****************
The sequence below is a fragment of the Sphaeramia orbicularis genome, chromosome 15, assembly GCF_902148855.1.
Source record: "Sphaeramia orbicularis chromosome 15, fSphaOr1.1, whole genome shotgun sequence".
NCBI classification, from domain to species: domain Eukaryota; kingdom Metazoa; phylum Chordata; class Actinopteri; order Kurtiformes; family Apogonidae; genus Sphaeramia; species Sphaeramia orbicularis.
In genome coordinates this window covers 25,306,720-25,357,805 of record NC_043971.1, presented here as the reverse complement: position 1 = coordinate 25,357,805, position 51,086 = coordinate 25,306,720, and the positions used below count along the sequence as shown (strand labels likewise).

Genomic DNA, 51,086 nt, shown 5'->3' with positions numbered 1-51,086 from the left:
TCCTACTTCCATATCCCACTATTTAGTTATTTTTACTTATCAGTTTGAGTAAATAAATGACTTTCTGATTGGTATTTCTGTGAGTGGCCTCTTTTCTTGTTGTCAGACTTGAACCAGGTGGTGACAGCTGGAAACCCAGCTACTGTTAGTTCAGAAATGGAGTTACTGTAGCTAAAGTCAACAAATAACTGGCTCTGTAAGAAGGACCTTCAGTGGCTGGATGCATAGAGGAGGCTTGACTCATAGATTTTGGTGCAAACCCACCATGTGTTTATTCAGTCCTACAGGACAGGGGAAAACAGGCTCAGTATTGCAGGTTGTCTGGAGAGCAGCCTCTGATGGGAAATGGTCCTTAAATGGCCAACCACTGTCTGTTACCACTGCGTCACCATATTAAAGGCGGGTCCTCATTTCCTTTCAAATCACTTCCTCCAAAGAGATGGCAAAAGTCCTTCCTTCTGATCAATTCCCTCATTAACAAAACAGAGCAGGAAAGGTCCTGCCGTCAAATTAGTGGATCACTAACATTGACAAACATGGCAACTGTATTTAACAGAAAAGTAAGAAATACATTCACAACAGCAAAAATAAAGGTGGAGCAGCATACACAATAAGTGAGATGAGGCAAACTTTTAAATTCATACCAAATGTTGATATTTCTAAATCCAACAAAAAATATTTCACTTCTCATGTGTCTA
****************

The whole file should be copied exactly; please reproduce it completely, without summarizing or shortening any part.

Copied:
The sequence below is a fragment of the Sphaeramia orbicularis genome, chromosome 15, assembly GCF_902148855.1.
Source record: "Sphaeramia orbicularis chromosome 15, fSphaOr1.1, whole genome shotgun sequence".
NCBI classification, from domain to species: domain Eukaryota; kingdom Metazoa; phylum Chordata; class Actinopteri; order Kurtiformes; family Apogonidae; genus Sphaeramia; species Sphaeramia orbicularis.
In genome coordinates this window covers 25,306,720-25,357,805 of record NC_043971.1, presented here as the reverse complement: position 1 = coordinate 25,357,805, position 51,086 = coordinate 25,306,720, and the positions used below count along the sequence as shown (strand labels likewise).

Genomic DNA, 51,086 nt, shown 5'->3' with positions numbered 1-51,086 from the left:
TCCTACTTCCATATCCCACTATTTAGTTATTTTTACTTATCAGTTTGAGTAAATAAATGACTTTCTGATTGGTATTTCTGTGAGTGGCCTCTTTTCTTGTTGTCAGACTTGAACCAGGTGGTGACAGCTGGAAACCCAGCTACTGTTAGTTCAGAAATGGAGTTACTGTAGCTAAAGTCAACAAATAACTGGCTCTGTAAGAAGGACCTTCAGTGGCTGGATGCATAGAGGAGGCTTGACTCATAGATTTTGGTGCAAACCCACCATGTGTTTATTCAGTCCTACAGGACAGGGGAAAACAGGCTCAGTATTGCAGGTTGTCTGGAGAGCAGCCTCTGATGGGAAATGGTCCTTAAATGGCCAACCACTGTCTGTTACCACTGCGTCACCATATTAAAGGCGGGTCCTCATTTCCTTTCAAATCACTTCCTCCAAAGAGATGGCAAAAGTCCTTCCTTCTGATCAATTCCCTCATTAACAAAACAGAGCAGGAAAGGTCCTGCCGTCAAATTAGTGGATCACTAACATTGACAAACATGGCAACTGTATTTAACAGAAAAGTAAGAAATACATTCACAACAGCAAAAATAAAGGTGGAGCAGCATACACAATAAGTGAGATGAGGCAAACTTTTAAATTCATACCAAATGTTGATATTTCTAAATCCAACAAAAAATATTTCACTTCTCATGTGTCTA